Tries Hard but Needs a Bit More Heat
Chris Kavan - wrote on 09/19/18
Hot Summer Nights greatest attribute is its absolutely killer young cast. Timothée Chalamet was a multiple award nominee (including the Oscar and Golden Globe) for his performance in Call Me By Your Name while Maika Monroe impressed me in the fantastic horror film It Follows. She co-starred with Alex Roe in The 5th Wave and I also recognized Emory Cohen from his role in The OA. Throw in some killer cameos from William Fichtner and Thomas Jane, and you have your deck stacked.
The film follows a somewhat awkward loner Daniel (Chalamet) who is having trouble dealing with the death of his father and is sent to live with his aunt on the East Coast for the summer in Cape Cod. We are told there are two types of people to found her during the summer: the summer birds - the rich and privileged who hand out and do a lot of drugs - and the townies, the locals who put up with them, maybe hang with them, maybe even supply drugs to them - but are never quite "with" them. Hunter (Roe) is one such person and Daniel is drawn to him - and even moreso to his untouchable sister, McKayla (Monroe). It is not long before Daniel is part of Hunter's little drug business - one he is more than happy to help expand, until he inevitably gets in over his head.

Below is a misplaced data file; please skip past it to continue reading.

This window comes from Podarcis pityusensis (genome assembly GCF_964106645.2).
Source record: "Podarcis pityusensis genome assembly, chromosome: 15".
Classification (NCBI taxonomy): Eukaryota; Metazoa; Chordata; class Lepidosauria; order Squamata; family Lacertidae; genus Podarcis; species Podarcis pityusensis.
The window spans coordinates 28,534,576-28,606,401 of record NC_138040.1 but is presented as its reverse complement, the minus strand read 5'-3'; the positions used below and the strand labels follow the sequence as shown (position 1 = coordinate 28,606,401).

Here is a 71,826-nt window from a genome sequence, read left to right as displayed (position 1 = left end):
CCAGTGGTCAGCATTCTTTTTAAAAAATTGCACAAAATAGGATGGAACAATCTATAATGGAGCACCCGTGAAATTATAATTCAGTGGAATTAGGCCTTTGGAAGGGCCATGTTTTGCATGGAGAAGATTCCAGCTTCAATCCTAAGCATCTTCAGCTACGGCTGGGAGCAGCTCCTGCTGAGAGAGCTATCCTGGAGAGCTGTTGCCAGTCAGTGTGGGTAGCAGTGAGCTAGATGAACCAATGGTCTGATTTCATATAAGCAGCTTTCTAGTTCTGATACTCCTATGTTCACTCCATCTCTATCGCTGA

The plot is solid mix of coming-of-age and crime, with a dose of relationship drama thrown in. The biggest thing holding the film back, however, is that while the actors are certainly well-cast, the characters never seem that fleshed out with an unreliable narrator (voiced by Shane Epstein Petrullo) giving us bits and pieces of lore and back-story related to our core group. The characters just never get deep enough to get a sense of who they really are beyond straight-up cliche - bad boy, hot chick, odd duck. I wanted more - a deeper plot, more than stock characters and just... more. Sure, what is there is fine, but I just felt it all could have gone better.
Hot Summer Nights is great to watch for the actors involved, but if you're looking for a deep, life-changing film, this isn't it. It's a step above most teen-centric films, and it does take more chances, but it just feels like it's missing just a few key pieces to make it more than anything but just good, as opposed to great.